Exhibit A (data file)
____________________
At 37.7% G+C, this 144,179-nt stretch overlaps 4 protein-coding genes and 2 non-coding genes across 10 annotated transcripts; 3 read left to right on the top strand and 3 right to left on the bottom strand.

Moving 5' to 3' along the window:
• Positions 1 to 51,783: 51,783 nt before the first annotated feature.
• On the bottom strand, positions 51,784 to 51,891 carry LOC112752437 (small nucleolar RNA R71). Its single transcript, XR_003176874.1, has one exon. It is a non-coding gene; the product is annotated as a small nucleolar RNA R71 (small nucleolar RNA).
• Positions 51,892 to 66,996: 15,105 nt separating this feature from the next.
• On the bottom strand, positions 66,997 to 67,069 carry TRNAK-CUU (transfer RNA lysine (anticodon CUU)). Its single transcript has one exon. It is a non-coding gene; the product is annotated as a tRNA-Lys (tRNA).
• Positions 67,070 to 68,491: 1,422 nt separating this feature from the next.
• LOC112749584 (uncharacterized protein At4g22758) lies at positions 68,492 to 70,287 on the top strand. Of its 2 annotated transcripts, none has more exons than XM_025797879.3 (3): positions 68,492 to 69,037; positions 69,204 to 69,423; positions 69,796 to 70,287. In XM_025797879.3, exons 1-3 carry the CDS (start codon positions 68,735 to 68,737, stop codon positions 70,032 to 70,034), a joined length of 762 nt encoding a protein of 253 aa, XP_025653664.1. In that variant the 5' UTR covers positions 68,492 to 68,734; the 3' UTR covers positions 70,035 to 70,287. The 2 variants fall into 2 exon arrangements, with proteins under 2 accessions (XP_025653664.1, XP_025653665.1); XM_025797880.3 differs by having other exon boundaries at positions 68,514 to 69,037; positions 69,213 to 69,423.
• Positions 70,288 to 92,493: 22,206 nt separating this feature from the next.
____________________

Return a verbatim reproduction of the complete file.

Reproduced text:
At 37.7% G+C, this 144,179-nt stretch overlaps 4 protein-coding genes and 2 non-coding genes across 10 annotated transcripts; 3 read left to right on the top strand and 3 right to left on the bottom strand.

Moving 5' to 3' along the window:
• Positions 1 to 51,783: 51,783 nt before the first annotated feature.
• On the bottom strand, positions 51,784 to 51,891 carry LOC112752437 (small nucleolar RNA R71). Its single transcript, XR_003176874.1, has one exon. It is a non-coding gene; the product is annotated as a small nucleolar RNA R71 (small nucleolar RNA).
• Positions 51,892 to 66,996: 15,105 nt separating this feature from the next.
• On the bottom strand, positions 66,997 to 67,069 carry TRNAK-CUU (transfer RNA lysine (anticodon CUU)). Its single transcript has one exon. It is a non-coding gene; the product is annotated as a tRNA-Lys (tRNA).
• Positions 67,070 to 68,491: 1,422 nt separating this feature from the next.
• LOC112749584 (uncharacterized protein At4g22758) lies at positions 68,492 to 70,287 on the top strand. Of its 2 annotated transcripts, none has more exons than XM_025797879.3 (3): positions 68,492 to 69,037; positions 69,204 to 69,423; positions 69,796 to 70,287. In XM_025797879.3, exons 1-3 carry the CDS (start codon positions 68,735 to 68,737, stop codon positions 70,032 to 70,034), a joined length of 762 nt encoding a protein of 253 aa, XP_025653664.1. In that variant the 5' UTR covers positions 68,492 to 68,734; the 3' UTR covers positions 70,035 to 70,287. The 2 variants fall into 2 exon arrangements, with proteins under 2 accessions (XP_025653664.1, XP_025653665.1); XM_025797880.3 differs by having other exon boundaries at positions 68,514 to 69,037; positions 69,213 to 69,423.
• Positions 70,288 to 92,493: 22,206 nt separating this feature from the next.